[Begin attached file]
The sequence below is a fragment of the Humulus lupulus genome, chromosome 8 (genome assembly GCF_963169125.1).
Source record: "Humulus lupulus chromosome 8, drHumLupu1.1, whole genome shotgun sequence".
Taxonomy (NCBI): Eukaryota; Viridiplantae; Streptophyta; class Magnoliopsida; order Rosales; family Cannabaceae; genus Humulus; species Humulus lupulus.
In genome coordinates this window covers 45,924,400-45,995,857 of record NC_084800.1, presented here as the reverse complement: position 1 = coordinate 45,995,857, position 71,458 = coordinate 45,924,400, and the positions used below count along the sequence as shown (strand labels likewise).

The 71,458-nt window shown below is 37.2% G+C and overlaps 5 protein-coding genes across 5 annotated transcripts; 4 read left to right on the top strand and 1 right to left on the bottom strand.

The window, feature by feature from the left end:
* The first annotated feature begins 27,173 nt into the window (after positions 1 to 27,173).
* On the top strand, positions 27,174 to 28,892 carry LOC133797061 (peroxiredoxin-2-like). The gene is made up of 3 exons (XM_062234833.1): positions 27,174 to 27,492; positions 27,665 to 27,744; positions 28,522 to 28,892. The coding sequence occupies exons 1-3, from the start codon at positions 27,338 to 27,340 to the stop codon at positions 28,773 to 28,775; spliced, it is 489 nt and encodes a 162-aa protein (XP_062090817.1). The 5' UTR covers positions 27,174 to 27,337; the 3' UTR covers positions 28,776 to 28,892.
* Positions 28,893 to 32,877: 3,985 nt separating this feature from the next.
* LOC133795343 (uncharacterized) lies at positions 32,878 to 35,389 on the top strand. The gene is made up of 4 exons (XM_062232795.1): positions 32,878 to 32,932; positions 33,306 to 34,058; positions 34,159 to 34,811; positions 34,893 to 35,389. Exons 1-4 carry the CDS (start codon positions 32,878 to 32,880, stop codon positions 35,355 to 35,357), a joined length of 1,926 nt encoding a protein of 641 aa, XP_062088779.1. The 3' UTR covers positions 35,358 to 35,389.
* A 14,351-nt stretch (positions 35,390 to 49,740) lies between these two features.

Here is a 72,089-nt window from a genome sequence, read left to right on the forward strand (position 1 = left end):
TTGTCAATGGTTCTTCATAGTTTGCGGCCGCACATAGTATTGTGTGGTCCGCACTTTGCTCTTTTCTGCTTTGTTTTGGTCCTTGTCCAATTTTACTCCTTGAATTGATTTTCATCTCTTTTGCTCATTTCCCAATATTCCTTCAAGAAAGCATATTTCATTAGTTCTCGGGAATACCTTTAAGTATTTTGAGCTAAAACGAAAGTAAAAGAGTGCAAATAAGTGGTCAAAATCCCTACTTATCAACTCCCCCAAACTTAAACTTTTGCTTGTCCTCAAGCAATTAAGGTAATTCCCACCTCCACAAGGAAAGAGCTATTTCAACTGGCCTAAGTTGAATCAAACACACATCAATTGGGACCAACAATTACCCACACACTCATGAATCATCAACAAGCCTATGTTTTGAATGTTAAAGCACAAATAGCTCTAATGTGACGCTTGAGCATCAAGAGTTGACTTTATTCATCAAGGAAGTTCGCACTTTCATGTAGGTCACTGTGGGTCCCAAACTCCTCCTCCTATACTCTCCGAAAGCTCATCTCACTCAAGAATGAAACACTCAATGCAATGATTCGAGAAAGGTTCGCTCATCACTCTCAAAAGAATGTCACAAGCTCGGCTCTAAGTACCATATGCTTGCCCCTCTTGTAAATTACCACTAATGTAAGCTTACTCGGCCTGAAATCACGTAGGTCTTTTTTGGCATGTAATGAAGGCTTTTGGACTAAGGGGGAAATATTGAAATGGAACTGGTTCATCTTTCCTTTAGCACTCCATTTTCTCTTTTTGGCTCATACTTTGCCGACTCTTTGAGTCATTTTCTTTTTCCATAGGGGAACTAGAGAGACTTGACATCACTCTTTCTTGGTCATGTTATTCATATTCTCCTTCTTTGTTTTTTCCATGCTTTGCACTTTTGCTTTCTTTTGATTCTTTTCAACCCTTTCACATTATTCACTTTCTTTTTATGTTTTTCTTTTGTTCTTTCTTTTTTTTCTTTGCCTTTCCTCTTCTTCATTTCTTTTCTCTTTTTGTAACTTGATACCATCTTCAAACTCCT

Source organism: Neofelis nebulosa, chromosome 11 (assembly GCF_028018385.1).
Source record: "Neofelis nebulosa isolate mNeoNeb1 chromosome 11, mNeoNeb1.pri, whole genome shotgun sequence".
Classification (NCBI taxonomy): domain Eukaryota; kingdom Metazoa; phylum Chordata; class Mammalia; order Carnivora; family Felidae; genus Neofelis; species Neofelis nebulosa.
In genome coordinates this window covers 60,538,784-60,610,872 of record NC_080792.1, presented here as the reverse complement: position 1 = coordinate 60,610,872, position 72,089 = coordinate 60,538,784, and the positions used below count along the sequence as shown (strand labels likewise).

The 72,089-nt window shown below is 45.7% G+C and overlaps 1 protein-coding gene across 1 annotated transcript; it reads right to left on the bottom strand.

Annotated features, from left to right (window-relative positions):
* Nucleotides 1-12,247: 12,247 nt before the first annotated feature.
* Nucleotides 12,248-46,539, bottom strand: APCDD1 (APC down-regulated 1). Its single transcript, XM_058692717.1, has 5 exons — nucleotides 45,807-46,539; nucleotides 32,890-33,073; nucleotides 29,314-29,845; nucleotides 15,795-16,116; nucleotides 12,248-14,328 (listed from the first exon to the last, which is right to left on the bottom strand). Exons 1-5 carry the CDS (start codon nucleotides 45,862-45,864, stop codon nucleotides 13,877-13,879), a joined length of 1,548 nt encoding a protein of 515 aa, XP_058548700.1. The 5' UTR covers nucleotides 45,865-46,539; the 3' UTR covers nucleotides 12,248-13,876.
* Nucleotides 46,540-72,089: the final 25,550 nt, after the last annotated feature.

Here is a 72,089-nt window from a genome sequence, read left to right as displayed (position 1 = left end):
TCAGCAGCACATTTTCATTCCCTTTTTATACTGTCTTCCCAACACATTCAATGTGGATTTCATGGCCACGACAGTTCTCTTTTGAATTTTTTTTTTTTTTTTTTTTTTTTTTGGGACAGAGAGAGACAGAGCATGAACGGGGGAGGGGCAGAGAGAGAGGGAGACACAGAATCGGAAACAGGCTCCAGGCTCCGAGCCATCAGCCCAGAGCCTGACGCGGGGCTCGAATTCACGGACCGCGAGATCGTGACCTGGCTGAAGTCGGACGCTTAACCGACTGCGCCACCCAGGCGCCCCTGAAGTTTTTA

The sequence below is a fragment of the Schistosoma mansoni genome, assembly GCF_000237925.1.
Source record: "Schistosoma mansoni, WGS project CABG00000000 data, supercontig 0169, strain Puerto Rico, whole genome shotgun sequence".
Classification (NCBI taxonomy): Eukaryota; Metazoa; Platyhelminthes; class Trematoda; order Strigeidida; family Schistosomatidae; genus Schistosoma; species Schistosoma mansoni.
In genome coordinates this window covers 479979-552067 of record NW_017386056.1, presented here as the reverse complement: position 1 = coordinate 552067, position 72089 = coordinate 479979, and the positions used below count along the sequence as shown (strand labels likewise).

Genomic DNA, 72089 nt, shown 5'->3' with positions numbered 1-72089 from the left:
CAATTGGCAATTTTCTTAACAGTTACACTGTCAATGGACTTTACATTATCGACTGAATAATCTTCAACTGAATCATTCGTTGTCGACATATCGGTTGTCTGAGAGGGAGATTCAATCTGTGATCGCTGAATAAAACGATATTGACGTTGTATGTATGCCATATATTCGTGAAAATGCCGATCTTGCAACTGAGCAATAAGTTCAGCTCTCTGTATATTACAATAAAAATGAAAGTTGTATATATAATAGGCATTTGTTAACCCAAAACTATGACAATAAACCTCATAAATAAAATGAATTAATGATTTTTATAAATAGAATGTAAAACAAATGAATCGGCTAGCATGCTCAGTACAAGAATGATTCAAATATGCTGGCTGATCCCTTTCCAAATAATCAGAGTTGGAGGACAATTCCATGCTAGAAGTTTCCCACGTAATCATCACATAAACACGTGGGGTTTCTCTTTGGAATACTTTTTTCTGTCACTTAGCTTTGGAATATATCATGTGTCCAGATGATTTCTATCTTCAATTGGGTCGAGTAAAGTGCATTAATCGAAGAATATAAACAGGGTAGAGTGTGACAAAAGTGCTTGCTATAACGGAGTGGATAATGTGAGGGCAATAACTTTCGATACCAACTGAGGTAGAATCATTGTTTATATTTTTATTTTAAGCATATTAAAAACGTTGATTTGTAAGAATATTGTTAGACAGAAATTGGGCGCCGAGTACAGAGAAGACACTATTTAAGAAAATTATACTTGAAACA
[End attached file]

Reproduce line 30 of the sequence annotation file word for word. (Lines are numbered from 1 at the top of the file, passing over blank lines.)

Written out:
CAATTGGCAATTTTCTTAACAGTTACACTGTCAATGGACTTTACATTATCGACTGAATAATCTTCAACTGAATCATTCGTTGTCGACATATCGGTTGTCTGAGAGGGAGATTCAATCTGTGATCGCTGAATAAAACGATATTGACGTTGTATGTATGCCATATATTCGTGAAAATGCCGATCTTGCAACTGAGCAATAAGTTCAGCTCTCTGTATATTACAATAAAAATGAAAGTTGTATATATAATAGGCATTTGTTAACCCAAAACTATGACAATAAACCTCATAAATAAAATGAATTAATGATTTTTATAAATAGAATGTAAAACAAATGAATCGGCTAGCATGCTCAGTACAAGAATGATTCAAATATGCTGGCTGATCCCTTTCCAAATAATCAGAGTTGGAGGACAATTCCATGCTAGAAGTTTCCCACGTAATCATCACATAAACACGTGGGGTTTCTCTTTGGAATACTTTTTTCTGTCACTTAGCTTTGGAATATATCATGTGTCCAGATGATTTCTATCTTCAATTGGGTCGAGTAAAGTGCATTAATCGAAGAATATAAACAGGGTAGAGTGTGACAAAAGTGCTTGCTATAACGGAGTGGATAATGTGAGGGCAATAACTTTCGATACCAACTGAGGTAGAATCATTGTTTATATTTTTATTTTAAGCATATTAAAAACGTTGATTTGTAAGAATATTGTTAGACAGAAATTGGGCGCCGAGTACAGAGAAGACACTATTTAAGAAAATTATACTTGAAACA